(Graphic from Fitness Motivation) I'm three days late (and probably at least $3 short) but reading all the posts got me thinking about what motivates me to keep running. Several things:
WEIGHT/HEALTH: I started running again in 2003 because my weight reached the point where, according to the BMI, I was obese. I didn't like the sound of that word and didn't like the looks of it in the mirror. Plus, there are some health issues in my family (diabetes, heart attacks, high cholesterol) that I wanted to be pro-active in dealing with. So, I started running and eating in a more healthy way and lost 40 pounds in 5-6 months. Running helps me keep my weight down and I know I'm doing something positive about my overall health.
SANITY: I probably don't have the most stressful job in the universe, but it's stressful enough. Running first thing in the morning, before anyone else is up, gives me a chance to think or pray or just to be quiet. I can face the day better.
RUNNING LOG: I track mileage, times, temperature/humidity on a spreadsheet (Google Docs). There's something about seeing the miles add up that keeps me going. I'm pretty task oriented so this shows me concrete progress.
FRIENDS: I run by myself 85% of the time but I have friends who run and we check up on each other regularly. The mutual accountability is good for me.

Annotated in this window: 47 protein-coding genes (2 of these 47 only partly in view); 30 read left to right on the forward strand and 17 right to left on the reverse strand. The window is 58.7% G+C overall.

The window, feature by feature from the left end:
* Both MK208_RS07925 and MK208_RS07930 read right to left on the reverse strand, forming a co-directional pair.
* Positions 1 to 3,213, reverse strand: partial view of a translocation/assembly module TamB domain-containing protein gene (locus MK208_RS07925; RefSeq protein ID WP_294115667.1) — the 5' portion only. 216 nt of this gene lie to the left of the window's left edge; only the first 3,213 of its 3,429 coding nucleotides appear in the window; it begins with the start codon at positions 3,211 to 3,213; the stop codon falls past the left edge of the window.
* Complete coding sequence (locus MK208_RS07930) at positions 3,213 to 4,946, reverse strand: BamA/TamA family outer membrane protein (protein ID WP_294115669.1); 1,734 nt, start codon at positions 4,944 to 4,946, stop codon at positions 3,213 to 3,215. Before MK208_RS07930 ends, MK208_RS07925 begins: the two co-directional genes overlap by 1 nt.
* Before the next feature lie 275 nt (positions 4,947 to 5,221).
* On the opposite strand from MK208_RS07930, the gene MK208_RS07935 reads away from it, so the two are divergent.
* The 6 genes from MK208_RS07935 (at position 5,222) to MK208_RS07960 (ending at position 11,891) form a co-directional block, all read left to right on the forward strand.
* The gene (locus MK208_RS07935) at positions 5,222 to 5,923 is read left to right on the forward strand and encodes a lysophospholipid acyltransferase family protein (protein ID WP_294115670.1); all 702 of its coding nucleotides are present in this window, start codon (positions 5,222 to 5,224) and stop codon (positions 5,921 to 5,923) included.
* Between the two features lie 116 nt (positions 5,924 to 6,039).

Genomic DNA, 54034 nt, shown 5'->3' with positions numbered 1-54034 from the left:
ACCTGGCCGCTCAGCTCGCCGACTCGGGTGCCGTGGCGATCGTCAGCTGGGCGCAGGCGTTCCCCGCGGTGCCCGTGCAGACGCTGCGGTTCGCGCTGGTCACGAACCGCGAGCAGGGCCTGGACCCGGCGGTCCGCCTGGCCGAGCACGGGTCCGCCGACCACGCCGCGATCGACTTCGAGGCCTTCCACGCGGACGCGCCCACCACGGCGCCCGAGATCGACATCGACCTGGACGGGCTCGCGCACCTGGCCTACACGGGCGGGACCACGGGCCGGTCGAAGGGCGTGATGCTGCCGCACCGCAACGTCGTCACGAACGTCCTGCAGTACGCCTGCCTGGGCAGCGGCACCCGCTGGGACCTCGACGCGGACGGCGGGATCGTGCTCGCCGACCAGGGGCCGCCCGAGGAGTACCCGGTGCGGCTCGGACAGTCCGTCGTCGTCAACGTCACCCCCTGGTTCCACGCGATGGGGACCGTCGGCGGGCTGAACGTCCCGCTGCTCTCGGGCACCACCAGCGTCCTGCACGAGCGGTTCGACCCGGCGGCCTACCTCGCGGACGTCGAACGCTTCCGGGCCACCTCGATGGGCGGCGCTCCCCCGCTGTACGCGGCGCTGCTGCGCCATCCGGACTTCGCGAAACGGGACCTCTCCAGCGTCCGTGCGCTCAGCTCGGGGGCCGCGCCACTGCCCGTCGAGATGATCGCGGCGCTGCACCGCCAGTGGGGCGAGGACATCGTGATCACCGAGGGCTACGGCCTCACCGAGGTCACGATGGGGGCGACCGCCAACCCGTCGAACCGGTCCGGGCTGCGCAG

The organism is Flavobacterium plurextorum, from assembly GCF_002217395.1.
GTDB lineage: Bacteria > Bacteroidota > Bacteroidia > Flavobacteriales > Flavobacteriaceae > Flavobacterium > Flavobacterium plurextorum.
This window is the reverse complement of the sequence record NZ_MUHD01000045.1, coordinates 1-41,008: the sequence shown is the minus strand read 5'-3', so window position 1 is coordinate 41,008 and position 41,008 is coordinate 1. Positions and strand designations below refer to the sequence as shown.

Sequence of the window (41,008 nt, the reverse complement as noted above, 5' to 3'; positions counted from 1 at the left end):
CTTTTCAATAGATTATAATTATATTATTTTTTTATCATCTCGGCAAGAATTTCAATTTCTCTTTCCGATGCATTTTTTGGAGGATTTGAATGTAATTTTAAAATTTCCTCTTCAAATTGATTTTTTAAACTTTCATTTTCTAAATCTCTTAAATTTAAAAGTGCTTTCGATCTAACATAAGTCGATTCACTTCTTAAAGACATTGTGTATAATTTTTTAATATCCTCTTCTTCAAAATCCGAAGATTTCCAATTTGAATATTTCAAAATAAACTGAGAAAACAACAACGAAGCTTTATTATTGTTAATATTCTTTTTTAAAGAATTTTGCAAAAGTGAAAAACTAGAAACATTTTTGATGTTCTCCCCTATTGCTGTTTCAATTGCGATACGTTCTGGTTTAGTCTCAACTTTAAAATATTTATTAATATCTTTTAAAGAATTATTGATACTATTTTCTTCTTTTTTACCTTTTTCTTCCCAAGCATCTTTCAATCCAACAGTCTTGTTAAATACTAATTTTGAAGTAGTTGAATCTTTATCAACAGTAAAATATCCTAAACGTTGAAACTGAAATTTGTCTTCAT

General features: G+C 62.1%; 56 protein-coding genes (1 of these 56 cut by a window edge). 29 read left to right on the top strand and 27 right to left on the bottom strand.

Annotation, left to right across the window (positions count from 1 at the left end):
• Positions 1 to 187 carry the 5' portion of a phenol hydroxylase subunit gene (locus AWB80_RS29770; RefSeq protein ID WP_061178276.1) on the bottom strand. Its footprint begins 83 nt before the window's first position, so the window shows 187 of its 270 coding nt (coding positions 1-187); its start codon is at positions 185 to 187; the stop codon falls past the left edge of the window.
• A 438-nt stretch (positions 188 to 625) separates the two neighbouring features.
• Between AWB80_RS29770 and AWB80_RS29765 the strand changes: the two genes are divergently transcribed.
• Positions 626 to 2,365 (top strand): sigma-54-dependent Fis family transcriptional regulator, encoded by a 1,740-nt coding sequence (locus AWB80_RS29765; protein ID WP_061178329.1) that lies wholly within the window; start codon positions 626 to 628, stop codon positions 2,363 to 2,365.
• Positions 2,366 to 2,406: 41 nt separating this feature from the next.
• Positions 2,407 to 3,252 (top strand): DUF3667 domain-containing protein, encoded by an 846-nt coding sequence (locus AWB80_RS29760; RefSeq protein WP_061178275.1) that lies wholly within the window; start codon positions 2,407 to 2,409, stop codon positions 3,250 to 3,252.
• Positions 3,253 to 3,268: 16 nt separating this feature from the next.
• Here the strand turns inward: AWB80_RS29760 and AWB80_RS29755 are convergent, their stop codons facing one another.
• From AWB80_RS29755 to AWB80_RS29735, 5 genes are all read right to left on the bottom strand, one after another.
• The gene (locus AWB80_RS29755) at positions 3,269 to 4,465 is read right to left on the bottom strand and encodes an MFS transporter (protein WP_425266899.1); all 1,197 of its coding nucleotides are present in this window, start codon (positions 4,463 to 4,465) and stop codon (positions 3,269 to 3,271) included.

FEELING GOOD: Maybe it's obsession or addiction but I know that if I don't run, I'll regret it later. For the first year, I liked the results of running but not the running itself. Since then, I like the running (most days). Hoping for the next, elusive runner's high keeps me going. One of my favorite running quotes is from Benjamin Cheever in Strides:
The runner's high is built on a foundation of runner's lows. The joy is often paid for in advance.
TIME OF DAY: Getting my run done first thing in the morning is, perhaps, not really a motivator but it's my way of ensuring that it gets done. One friend commented this week, Bob runs at 5:30am and wakes up at 6:30am. There's lots of truth to that.
There's an article on motivation at The Fitness Motivator. The writer mentions Maslow's Hierarchy of Needs. I had used that concept in training teachers but had never thought about it in relation to running. That will give me some brain fodder for tomorrow's run.
Run well, y'all,